Tue, Jul 22, 2014 ●
BathHarpswellTopshamBrunswickCumberlandNorth YarmouthFalmouthFreeportPortlandCape ElizabethScarboroughSouth PortlandChebeague IslandYarmouth

Problems with FEMA maps for Maine help spur change in flood insurance bill

News

Problems with FEMA maps for Maine help spur change in flood insurance bill

PORTLAND — Congress could force the Federal Emergency Management Agency to review its flood mapping models for the sheltered harbors that dominate much of the Maine coastline.

The provision, included in the Flood Insurance Reform Priorities Act, follows local concerns over the accuracy of FEMA's newly proposed floodplain maps.

Earlier this week, several southern Maine communities met with agency officials to argue that the current mapping models are better applied to traditional sandy coastlines with direct exposure to the open ocean. Much of Maine's coast, on the other hand, is protected by islands, inlets and harbors.

The directive would force FEMA to re-evaluate its mapping models and the feasibility of creating a "sheltered harbor" zone in future map updates. The provision, introduced by U.S. Rep. Chellie Pingree, D-Maine, was included in the House version of the flood insurance bill, which cleared the chamber Thursday by a vote of 239-182.

According to Wily Ritch, a spokesman for Pingree, the Senate is expected to vote on the bill sometime before Sept. 30, when a recent extension of the National Flood Insurance Program expires.

"The bill has broad bipartisan support," Ritch said. "(Pingree) knows the importance of this issue, and she's confident it will get through the Senate."

Speaking from the House floor Thursday, Pingree highlighted concerns expressed by officials in York and Cumberland counties, where FEMA has unveiled a new floodplain. Several communities, including Portland, South Portland and Harpswell, have hired a consultant to refute the flood zone.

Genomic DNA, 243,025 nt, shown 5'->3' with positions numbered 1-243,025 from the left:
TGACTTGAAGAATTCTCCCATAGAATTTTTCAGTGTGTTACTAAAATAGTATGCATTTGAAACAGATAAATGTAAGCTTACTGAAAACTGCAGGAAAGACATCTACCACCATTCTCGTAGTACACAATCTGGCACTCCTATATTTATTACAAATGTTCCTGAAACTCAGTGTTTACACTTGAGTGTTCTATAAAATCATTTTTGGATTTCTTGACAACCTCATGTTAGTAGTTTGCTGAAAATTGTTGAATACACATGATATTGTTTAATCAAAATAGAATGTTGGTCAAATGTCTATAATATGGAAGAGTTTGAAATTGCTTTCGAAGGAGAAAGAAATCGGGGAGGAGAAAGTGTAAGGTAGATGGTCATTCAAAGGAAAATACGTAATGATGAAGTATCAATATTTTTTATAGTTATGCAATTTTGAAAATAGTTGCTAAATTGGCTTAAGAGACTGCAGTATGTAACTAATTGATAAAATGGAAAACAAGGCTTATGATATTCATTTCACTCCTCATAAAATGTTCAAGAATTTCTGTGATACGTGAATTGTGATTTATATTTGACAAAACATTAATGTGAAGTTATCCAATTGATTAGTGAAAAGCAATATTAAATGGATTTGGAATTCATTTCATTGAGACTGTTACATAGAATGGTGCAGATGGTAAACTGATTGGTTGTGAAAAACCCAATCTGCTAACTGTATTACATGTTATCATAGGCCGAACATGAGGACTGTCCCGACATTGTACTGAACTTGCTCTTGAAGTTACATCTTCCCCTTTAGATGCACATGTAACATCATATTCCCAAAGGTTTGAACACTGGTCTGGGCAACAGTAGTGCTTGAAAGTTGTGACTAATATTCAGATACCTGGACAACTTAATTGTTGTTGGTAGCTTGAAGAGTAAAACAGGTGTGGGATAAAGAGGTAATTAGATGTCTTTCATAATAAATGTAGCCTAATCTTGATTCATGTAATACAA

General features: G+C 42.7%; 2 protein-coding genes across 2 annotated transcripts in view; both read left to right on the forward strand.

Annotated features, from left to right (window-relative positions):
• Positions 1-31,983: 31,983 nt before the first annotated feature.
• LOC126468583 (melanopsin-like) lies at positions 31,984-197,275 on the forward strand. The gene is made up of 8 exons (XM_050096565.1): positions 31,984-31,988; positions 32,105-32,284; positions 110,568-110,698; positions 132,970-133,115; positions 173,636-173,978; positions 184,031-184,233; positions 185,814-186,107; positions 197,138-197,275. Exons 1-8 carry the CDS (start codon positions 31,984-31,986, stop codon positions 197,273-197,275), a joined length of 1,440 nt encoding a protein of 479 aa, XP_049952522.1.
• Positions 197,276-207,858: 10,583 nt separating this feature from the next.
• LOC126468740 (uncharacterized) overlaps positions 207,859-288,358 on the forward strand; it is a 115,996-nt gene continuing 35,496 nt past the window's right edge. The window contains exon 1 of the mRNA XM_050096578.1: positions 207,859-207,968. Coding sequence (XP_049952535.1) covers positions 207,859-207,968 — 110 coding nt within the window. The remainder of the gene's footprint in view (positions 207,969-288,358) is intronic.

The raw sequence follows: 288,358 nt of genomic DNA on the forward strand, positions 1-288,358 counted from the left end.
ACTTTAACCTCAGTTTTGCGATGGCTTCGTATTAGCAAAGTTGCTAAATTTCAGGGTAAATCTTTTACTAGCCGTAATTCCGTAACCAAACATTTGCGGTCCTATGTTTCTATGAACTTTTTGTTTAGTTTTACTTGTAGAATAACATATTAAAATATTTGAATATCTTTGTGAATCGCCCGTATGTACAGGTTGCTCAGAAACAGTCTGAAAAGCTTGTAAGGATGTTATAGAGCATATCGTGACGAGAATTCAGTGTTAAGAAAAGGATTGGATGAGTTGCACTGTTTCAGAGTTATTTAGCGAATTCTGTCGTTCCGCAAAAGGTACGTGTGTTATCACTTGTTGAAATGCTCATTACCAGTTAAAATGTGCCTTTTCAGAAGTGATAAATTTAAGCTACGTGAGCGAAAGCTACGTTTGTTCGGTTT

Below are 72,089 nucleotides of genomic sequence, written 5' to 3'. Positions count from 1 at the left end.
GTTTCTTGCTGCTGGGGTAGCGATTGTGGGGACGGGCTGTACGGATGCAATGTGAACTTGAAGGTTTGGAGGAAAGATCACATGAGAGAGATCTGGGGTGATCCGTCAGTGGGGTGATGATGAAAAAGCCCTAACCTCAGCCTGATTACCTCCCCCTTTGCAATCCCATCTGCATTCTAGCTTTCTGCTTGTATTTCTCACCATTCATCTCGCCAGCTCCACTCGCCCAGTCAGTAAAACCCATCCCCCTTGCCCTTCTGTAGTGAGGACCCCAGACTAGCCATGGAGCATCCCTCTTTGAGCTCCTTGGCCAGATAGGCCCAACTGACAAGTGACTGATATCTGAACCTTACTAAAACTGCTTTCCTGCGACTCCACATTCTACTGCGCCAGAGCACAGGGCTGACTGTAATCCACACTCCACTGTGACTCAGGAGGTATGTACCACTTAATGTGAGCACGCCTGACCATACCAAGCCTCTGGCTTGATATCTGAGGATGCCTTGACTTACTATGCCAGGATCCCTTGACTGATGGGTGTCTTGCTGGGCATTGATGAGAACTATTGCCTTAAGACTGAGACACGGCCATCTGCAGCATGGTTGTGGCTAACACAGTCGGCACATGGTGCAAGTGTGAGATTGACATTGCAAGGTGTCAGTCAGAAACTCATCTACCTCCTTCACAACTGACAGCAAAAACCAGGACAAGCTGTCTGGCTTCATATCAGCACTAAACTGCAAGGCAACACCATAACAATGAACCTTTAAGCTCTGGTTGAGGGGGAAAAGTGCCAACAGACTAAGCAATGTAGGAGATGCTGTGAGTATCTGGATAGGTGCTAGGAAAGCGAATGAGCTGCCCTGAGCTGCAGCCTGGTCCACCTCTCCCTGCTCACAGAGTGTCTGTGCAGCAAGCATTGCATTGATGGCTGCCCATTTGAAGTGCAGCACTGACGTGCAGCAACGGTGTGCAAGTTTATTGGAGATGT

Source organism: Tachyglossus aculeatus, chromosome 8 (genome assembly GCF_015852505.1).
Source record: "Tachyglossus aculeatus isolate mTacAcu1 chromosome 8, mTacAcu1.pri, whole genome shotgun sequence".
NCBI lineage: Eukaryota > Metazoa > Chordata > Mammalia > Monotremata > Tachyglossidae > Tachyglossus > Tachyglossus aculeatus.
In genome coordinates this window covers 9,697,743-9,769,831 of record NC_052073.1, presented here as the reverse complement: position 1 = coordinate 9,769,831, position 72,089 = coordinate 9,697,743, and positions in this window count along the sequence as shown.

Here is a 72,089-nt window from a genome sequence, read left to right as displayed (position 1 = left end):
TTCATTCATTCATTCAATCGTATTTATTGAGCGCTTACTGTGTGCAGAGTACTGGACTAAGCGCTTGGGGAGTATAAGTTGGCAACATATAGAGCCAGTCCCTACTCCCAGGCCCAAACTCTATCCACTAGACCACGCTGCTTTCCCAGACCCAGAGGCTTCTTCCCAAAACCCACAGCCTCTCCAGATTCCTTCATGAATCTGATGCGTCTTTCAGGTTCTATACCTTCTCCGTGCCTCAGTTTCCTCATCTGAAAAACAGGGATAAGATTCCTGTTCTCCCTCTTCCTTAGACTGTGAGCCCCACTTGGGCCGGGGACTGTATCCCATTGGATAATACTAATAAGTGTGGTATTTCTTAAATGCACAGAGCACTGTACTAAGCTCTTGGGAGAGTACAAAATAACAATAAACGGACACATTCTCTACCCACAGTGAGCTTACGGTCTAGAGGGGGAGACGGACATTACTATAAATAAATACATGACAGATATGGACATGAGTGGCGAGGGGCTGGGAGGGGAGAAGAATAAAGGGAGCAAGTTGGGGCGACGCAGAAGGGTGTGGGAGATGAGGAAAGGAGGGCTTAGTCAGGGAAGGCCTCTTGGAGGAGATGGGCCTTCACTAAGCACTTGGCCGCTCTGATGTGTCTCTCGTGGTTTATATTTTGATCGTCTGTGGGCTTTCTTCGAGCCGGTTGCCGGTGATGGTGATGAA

The communities argue that the agency's proposed update doesn't accurately reflect the likelihood of wave damage in a 100-year flood, and could potentially impede waterfront development and force homeowners to purchase costly flood insurance.

Pingree reiterated those arguments Thursday, highlighting FEMA's recent decision to reconsider the floodplain for Portland Harbor after bring presented with evidence from a consultant hired by the city.

“Portland Harbor is not a barrier island nor is it a community built on shifting sand or even walled off from the sea by levees,” Pingree said. “Rather, Portland Harbor is a working, thriving waterfront that has endured for hundreds of years.”

“Our nation’s working waterfronts, like all of our communities, deserve to be mapped using the best science FEMA has available,” Pingree added. “Our nation’s waterfront businesses need accurate flood maps that don’t needlessly place our businesses in restrictive flood areas that stifle economic activity on the waterfront.”

The NFIP was established by Congress in 1968 to provide flood insurance to individuals and businesses located in flood areas and to counter unwise development in high-risk areas.

The NFIP is administered by FEMA, which is responsible for generating the floodplain maps.

Pingree acknowledged that FEMA might be correct in putting some properties at risk of being flooded or destroyed by a once-in-a-lifetime storm. However, she said, "sheltered harbors like Portland are protected" and don't get battered by waves, even during a hurricane or nor'easter.

Even if it survives a vote in the Senate, Pingree's proposal is only likely to impact FEMA's next mapping update. However, it could strengthen the argument made by several communities that are planning to appeal portions of the agency's maps this summer.

FEMA officials have acknowledged there might be errors in the maps, citing finite resources that limited the depth of modeling the agency used to predict areas at risk from waves generated by a hurricane or storms.

The federal officials said mapping data could have produced inaccuracies and welcomed additional information to correct them.

But the admission came after some towns and businesses have spent up to $17,000 for a consultant to appeal the proposed floodplain. Further, some local officials said they aren't confident FEMA has the capacity to fully consider the updated data during a fast-approaching 90-day appeal period.

The appeal period initiates a series of rigid adoption steps that could force communities to agree to the maps by June 2011, or risk being kicked out of the National Flood Insurance Program.

FEMA officials have said the appeal period could start as soon as July 24.

Steve Mistler can be reached at 373-9060 ext. 123 or smistler@theforecaster.net

More stories like this: FEMA floodplain maps